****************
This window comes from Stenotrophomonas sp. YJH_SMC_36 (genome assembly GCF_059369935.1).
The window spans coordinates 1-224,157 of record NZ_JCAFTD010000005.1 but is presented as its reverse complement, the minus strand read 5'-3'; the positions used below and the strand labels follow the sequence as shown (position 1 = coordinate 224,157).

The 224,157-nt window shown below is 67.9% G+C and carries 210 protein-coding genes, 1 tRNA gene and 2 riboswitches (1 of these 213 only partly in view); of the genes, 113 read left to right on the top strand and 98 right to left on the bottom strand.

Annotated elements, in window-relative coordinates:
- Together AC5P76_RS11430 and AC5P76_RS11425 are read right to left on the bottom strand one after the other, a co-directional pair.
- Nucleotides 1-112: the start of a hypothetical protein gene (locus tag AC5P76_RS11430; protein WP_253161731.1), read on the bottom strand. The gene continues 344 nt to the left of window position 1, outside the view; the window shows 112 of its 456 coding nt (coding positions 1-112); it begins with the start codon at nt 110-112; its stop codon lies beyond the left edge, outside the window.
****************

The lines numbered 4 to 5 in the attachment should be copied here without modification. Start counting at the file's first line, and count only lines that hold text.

Annotated elements, in window-relative coordinates:
- Together AC5P76_RS11430 and AC5P76_RS11425 are read right to left on the bottom strand one after the other, a co-directional pair.